Ahmed Merabet is being remembered as a hero of the Charlie Hebdo massacre, a Muslim police officer executed on the streets of Paris while defending laws that allowed satirists to mock his religion.
Merabet was shot by terrorists outside the Paris headquarters of the satirical magazine. Video captured Merabet’s final moments as he lay wounded on the street and one of the masked gunman walked up calmly and executed him as he begged for his life.
After the attack, as many across the world remembered the cartoonists killed in the attack, others focused on Merabet and his sacrifice. While the hashtag #JeSuisCharlie became the most popular in Twitter’s history, others adopted one known as #JeSuisAhmed to remember the Muslim officer.
I am not Charlie, I am Ahmed the dead cop. Charlie ridiculed my faith and culture and I died defending his right to do so. #JesuisAhmed
— Dyab Abou Jahjah (@Aboujahjah) January 8, 2015
Fellow officers remembered Ahmed Merabet as a hero who raced to the scene and tried to stop the heavily armed terrorists.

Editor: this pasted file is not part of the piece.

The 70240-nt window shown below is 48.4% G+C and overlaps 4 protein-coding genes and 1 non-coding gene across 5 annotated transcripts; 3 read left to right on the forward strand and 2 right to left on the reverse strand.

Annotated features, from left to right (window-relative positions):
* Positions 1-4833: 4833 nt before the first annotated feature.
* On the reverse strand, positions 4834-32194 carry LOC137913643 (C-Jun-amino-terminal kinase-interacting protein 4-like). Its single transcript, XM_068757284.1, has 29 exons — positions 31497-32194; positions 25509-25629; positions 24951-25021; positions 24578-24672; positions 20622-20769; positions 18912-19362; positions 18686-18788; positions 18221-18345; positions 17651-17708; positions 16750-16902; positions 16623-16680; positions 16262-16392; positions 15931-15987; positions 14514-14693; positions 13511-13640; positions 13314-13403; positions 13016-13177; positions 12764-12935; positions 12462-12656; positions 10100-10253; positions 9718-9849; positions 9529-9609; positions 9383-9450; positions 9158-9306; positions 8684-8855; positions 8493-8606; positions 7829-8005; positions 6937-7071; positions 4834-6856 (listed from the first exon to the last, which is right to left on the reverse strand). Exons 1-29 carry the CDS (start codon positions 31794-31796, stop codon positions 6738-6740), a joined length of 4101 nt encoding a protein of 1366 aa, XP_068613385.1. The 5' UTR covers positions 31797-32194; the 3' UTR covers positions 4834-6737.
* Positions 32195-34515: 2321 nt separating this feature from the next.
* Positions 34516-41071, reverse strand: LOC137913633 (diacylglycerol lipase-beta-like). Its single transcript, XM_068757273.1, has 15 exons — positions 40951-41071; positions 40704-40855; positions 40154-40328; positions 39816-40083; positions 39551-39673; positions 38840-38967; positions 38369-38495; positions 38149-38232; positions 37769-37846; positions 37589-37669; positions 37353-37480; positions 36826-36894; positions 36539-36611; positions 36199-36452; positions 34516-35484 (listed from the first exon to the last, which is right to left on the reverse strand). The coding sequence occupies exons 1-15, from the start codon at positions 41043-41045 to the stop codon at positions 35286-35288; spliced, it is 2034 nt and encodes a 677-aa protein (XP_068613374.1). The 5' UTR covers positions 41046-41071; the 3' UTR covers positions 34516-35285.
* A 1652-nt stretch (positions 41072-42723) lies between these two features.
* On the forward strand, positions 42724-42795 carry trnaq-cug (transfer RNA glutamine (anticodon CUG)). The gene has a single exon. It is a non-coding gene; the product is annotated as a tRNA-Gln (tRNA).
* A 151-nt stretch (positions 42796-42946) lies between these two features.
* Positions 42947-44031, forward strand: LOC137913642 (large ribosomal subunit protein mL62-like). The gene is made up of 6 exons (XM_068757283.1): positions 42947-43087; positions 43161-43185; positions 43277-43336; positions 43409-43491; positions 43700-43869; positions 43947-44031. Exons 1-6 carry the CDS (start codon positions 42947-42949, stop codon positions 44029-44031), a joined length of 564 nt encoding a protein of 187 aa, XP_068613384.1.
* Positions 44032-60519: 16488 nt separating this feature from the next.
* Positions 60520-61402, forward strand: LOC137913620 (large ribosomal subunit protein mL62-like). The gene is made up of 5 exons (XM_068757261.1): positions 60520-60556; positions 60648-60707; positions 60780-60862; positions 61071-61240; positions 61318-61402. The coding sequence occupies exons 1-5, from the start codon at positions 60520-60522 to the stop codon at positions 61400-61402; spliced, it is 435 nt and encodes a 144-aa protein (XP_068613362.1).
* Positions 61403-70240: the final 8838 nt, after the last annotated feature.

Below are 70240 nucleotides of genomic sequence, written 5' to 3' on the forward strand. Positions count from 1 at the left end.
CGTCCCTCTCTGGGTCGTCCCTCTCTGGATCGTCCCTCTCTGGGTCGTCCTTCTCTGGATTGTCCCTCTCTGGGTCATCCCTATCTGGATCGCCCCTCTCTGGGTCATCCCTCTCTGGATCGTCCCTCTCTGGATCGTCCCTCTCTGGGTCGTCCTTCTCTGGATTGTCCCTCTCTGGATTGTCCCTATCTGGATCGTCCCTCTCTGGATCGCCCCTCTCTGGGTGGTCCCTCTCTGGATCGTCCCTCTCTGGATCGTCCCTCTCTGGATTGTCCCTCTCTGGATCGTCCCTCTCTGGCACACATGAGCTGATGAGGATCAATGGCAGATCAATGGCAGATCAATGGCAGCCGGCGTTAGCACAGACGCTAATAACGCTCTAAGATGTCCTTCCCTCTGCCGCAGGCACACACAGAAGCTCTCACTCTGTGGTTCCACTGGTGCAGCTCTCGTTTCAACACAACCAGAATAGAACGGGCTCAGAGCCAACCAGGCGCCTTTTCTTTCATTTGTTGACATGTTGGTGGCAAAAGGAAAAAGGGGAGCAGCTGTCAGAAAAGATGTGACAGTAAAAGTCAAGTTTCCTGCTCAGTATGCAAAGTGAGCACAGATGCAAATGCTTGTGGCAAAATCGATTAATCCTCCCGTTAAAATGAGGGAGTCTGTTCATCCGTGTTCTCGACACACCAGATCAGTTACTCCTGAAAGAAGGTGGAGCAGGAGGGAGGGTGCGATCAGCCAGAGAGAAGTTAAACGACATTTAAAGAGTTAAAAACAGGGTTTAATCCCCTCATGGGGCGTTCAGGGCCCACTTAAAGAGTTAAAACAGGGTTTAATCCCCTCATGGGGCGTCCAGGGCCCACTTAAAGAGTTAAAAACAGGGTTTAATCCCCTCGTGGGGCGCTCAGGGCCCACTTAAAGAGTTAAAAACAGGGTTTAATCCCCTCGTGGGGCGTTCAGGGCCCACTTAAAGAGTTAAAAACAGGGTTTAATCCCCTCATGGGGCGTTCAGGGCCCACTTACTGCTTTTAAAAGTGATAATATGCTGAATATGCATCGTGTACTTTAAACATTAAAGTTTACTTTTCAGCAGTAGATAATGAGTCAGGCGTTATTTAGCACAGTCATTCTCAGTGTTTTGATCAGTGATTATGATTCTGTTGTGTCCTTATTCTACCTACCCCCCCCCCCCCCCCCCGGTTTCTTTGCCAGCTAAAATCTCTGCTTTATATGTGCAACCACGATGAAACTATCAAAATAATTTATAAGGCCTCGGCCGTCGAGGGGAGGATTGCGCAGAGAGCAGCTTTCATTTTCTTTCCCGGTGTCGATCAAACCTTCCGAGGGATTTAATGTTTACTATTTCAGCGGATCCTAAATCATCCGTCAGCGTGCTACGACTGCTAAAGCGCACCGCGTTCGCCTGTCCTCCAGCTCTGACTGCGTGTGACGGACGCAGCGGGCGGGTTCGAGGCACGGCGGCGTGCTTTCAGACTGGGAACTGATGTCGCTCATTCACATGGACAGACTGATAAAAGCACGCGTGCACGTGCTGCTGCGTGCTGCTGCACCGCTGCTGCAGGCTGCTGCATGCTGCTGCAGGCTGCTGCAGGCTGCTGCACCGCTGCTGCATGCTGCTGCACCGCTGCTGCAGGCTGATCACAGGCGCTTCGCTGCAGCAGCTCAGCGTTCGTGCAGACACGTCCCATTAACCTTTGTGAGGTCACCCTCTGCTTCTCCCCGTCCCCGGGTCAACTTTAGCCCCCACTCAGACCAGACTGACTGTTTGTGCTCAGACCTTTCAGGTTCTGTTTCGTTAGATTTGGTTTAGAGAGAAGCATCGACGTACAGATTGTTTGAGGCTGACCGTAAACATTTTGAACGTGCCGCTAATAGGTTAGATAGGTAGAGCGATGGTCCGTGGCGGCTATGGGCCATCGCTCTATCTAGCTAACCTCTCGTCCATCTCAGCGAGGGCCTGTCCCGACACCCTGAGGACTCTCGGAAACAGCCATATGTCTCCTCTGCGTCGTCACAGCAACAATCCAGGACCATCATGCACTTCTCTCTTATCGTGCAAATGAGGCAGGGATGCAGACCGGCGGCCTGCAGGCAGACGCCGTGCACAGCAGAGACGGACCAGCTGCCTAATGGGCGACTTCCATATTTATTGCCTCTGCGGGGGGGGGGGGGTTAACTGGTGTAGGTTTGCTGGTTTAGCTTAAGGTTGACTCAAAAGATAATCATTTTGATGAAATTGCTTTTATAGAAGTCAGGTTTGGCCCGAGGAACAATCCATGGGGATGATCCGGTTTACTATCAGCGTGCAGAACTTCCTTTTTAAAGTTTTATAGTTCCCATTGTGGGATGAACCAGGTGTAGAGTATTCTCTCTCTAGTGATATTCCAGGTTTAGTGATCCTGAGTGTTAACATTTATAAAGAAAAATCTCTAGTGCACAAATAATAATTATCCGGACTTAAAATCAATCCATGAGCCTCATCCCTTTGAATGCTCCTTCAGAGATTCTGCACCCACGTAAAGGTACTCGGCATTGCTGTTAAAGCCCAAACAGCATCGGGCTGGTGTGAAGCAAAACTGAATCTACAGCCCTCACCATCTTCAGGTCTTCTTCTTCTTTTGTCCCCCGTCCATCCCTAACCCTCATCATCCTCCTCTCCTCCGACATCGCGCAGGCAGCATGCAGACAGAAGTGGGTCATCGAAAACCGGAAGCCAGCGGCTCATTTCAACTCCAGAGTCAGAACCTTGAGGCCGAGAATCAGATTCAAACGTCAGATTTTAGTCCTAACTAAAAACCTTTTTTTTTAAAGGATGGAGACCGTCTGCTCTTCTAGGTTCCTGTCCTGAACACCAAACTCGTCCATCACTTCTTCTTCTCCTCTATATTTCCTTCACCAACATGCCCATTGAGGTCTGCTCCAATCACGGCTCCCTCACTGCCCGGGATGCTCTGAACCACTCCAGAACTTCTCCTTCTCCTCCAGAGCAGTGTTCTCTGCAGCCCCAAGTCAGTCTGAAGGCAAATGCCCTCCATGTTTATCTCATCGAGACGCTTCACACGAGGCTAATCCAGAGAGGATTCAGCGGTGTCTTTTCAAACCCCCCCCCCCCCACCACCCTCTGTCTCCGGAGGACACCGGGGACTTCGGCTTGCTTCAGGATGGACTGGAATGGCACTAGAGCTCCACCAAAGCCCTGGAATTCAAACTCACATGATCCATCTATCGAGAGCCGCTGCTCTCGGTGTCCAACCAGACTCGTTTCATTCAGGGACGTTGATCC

“He was on foot, and came nose to nose with the terrorists. He pulled out his weapon. It was his job, it was his duty,” said Rocco Contento, a union representative for Paris’s 11th arrondissement.
Just moments before Merabet’s execution, the brothers believed responsible for the attack had shot and killed another officer, 48-year-old Franck Brinsolaro. But it was Merabet’s slaying, caught on graphic video that circulated within hours of the terrorist attack, that resonated with many.
Nicolas Comte, the deputy secretary general of Merabet’s union, told the UK’s Guardian that officers had been “deeply affected by the video” and the assassination of the policeman “who was slaughtered like a dog.”
Others who knew Merabet had a difficult time seeing the video.
Aziz Mezine, an employee at the Bazar Egyptien that Merabet often visited, said he knew from the final gesture that it was his friend on the gruesome video.
“I didn’t want to see the video, but then I watched it. It is even worse. It is a barbaric act, killing someone like that. They didn’t think of him as a person,” he said.
“He was straightforward, modest, super kind,” he said. “He was adorable… Everyone liked him. I didn’t believe it. I couldn’t believe it. I didn’t want to believe it.”
Ahmed Merabet was a police officer for eight years, and had just qualified to become a detective.